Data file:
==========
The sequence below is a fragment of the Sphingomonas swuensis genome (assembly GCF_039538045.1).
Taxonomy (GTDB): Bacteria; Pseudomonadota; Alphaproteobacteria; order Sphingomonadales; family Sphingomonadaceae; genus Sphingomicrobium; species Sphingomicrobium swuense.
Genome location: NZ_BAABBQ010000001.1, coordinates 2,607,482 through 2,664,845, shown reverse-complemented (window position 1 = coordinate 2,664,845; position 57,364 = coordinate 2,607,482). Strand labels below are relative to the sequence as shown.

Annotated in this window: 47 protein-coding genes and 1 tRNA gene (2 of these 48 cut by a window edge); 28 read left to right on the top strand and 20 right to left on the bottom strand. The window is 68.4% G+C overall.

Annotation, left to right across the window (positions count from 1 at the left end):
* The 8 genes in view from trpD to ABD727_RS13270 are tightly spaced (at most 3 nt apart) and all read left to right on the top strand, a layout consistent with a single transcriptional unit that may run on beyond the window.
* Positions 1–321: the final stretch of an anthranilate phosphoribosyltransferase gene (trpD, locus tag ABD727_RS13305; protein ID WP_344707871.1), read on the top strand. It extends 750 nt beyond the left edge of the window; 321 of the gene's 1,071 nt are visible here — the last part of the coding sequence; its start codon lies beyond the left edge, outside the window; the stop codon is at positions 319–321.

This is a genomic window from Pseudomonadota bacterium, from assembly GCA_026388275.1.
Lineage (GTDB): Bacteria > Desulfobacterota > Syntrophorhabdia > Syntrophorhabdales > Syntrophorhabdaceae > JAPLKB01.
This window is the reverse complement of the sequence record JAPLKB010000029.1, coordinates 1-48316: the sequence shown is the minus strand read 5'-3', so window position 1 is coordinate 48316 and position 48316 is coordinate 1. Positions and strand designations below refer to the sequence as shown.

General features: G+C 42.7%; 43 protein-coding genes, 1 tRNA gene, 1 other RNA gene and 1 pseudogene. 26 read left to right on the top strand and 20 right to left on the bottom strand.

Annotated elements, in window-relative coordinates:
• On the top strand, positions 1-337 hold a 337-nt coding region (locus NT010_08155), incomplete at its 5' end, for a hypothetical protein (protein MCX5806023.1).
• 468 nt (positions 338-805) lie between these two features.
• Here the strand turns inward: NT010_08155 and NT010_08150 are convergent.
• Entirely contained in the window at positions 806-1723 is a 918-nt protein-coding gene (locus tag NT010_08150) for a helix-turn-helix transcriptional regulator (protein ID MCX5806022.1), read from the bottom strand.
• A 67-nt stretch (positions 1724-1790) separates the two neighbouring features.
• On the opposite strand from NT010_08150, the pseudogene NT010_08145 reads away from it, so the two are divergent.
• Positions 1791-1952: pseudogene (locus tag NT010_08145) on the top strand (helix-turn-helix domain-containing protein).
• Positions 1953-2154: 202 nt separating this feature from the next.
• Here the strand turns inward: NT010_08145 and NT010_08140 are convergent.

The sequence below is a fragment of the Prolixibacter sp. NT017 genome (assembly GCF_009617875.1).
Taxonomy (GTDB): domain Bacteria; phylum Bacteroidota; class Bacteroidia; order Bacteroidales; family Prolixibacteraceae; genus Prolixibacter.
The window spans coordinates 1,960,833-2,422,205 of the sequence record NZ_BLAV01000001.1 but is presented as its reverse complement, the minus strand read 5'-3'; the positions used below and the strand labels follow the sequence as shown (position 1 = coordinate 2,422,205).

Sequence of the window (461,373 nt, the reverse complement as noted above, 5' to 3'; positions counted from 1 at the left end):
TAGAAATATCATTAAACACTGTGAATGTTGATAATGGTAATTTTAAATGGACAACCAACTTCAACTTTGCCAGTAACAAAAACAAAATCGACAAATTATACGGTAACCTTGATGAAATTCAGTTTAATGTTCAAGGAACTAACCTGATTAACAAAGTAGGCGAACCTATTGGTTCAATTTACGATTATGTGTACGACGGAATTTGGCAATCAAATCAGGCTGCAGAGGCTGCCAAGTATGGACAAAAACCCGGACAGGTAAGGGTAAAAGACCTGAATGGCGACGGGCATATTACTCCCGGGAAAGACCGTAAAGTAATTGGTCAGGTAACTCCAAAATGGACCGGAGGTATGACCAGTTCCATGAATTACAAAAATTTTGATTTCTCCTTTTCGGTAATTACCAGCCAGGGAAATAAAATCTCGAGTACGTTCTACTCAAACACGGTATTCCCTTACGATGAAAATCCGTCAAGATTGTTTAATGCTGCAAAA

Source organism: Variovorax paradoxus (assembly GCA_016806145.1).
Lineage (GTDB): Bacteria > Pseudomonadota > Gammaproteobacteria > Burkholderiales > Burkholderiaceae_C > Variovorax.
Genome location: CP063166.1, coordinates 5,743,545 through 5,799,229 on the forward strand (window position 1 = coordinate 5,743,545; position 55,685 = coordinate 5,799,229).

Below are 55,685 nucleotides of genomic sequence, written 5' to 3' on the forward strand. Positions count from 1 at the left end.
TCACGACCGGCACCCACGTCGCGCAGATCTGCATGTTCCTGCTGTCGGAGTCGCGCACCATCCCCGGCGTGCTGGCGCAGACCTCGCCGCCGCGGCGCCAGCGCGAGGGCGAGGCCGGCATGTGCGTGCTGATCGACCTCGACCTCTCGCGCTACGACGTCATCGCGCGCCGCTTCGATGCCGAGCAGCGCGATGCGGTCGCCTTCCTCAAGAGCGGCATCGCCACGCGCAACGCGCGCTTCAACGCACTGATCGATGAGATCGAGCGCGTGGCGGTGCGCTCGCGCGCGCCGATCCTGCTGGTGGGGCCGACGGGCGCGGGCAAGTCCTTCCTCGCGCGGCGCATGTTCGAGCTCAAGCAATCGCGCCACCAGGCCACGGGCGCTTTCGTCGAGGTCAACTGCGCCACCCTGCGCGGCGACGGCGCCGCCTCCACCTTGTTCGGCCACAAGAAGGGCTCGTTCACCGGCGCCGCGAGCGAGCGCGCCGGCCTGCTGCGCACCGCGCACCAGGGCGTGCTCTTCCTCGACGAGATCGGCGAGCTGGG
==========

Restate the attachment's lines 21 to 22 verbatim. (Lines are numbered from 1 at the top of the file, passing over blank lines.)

• Here the strand turns inward: NT010_08145 and NT010_08140 are convergent.

The sequence below is a fragment of the Prolixibacter sp. NT017 genome (assembly GCF_009617875.1).